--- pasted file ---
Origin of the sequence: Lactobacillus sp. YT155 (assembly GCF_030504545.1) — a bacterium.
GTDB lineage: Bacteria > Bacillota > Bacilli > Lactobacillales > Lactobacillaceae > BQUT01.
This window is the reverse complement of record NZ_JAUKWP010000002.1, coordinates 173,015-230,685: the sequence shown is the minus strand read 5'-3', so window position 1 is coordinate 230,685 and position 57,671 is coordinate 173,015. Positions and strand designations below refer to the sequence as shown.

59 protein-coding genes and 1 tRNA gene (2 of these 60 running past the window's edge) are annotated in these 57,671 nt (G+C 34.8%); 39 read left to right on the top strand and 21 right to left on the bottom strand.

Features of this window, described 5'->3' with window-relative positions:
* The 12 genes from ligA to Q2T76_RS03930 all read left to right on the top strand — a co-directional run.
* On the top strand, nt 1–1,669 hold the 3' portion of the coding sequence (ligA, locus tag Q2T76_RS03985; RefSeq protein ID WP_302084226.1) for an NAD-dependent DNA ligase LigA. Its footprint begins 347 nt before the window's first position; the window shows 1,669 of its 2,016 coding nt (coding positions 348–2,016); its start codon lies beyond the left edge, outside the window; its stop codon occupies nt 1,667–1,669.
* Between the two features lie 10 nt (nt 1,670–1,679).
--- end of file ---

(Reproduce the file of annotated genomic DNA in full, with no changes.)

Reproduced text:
Origin of the sequence: Lactobacillus sp. YT155 (assembly GCF_030504545.1) — a bacterium.
GTDB lineage: Bacteria > Bacillota > Bacilli > Lactobacillales > Lactobacillaceae > BQUT01.
This window is the reverse complement of record NZ_JAUKWP010000002.1, coordinates 173,015-230,685: the sequence shown is the minus strand read 5'-3', so window position 1 is coordinate 230,685 and position 57,671 is coordinate 173,015. Positions and strand designations below refer to the sequence as shown.

59 protein-coding genes and 1 tRNA gene (2 of these 60 running past the window's edge) are annotated in these 57,671 nt (G+C 34.8%); 39 read left to right on the top strand and 21 right to left on the bottom strand.

Features of this window, described 5'->3' with window-relative positions:
* The 12 genes from ligA to Q2T76_RS03930 all read left to right on the top strand — a co-directional run.
* On the top strand, nt 1–1,669 hold the 3' portion of the coding sequence (ligA, locus tag Q2T76_RS03985; RefSeq protein ID WP_302084226.1) for an NAD-dependent DNA ligase LigA. Its footprint begins 347 nt before the window's first position; the window shows 1,669 of its 2,016 coding nt (coding positions 348–2,016); its start codon lies beyond the left edge, outside the window; its stop codon occupies nt 1,667–1,669.
* Between the two features lie 10 nt (nt 1,670–1,679).